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Pompeo: North Korea Peace Efforts Still Face ‘Risks’

Peace efforts with North Korea are still facing “risks” and sanctions must be maintained on Pyongyang until it dismantles its nuclear arsenal, US Secretary of State Mike Pompeo said.

U.S. Secretary of State Mike Pompeo warned Thursday that peace efforts with North Korea still faced “risks” and insisted that sanctions must be maintained on Pyongyang until it dismantles its nuclear arsenal.

Pompeo made the remarks during a regional tour to brief South Korean, Japanese and Chinese officials about President Donald J. Trump‘s historic summit with North Korean leader Kim Jong-Un in Singapore.

The Trump administration has drawn criticism over the vague wording of a summit statement regarding denuclearisation and concerns among allies about the US president’s decision to stop war games.

Washington remained committed to the “complete, verifiable and irreversible” denuclearisation of North Korea, Pompeo said in Seoul after talks with the Japanese and South Korean foreign ministers.

“We believe that Kim Jong Un understands the urgency… that we must do this quickly,” he said of the effort to have North Korea abandon its atomic arsenal.

In Beijing, Pompeo said China “reaffirmed its commitment” to United Nations sanctions after the foreign ministry suggested earlier this week that the U.N. Security Council could consider easing the economic punishment against its Cold War-era ally.

“We truly believe that we have a path forward after so many years that can bring peace,” Pompeo told Chinese Foreign Minister Wang Yi before talks with President Xi Jinping. But, he warned, “there are still risks that we won’t achieve” that goal and more work needs to be done.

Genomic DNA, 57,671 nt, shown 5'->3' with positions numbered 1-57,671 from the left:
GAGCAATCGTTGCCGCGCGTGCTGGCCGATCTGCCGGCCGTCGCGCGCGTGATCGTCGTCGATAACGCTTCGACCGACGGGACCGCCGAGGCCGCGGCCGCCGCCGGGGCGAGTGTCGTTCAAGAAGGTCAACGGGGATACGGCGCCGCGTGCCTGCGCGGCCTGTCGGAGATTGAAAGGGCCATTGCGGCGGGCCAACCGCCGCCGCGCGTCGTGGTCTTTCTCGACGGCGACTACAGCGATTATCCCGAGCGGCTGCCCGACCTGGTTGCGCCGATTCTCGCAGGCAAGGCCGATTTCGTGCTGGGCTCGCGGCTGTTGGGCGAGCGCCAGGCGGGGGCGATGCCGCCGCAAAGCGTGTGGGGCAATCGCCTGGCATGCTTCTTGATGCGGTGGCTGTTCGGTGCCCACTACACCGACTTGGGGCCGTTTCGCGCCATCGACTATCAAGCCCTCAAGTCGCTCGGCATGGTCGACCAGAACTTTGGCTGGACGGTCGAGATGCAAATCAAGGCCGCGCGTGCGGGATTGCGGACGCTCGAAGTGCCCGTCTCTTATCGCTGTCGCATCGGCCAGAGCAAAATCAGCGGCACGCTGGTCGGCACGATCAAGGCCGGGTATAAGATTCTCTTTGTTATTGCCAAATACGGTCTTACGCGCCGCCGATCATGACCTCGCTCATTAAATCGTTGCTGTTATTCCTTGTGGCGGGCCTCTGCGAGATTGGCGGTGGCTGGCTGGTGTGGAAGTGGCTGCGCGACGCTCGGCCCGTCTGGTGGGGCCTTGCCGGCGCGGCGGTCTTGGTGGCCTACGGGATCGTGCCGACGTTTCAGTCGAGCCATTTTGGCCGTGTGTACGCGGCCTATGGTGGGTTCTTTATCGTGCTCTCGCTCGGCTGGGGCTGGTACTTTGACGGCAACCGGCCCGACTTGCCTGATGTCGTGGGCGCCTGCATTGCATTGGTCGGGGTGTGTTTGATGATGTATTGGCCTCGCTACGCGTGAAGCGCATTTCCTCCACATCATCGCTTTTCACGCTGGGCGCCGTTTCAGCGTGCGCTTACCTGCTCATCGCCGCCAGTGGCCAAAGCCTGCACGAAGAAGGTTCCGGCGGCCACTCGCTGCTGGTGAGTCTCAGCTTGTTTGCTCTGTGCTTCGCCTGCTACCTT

Any reduction in tensions on its doorstep is welcome for China, North Korea’s closest ally, which accounts for around 90 percent of Pyongyang’s trade.

Pompeo, speaking alongside Wang, said the U.N. resolutions have mechanisms for sanctions relief “and we agreed that at the appropriate time that those would be considered”.

But, he added, “we have made very clear that the sanctions and the economic relief that North Korea will receive will only happen after the full denuclearisation, the complete denuclearisation of North Korea.”

For his part, Wang said China has a “firm commitment” to denuclearisation but that North Korea’s “legitimate” concerns must be addressed.

Wang said the denuclearisation process would be worked out “through more detailed and specific consultations going forward” and “China stands ready to play a constructive role in that process.”

Before holding closed-door talks with Pompeo, Xi said the Singapore summit had been “successful.”

Earlier, Pompeo insisted at a joint press conference with the South Korea and Japanese foreign ministers that there was no daylight among the allies on how to achieve denuclearisation and sanctions would remain in place.

Pompeo’s comments came after North Korean state media reported Wednesday that Trump had not only offered to stop military exercises during dialogue, but also lift sanctions imposed on Pyongyang, causing concern in Tokyo and Seoul.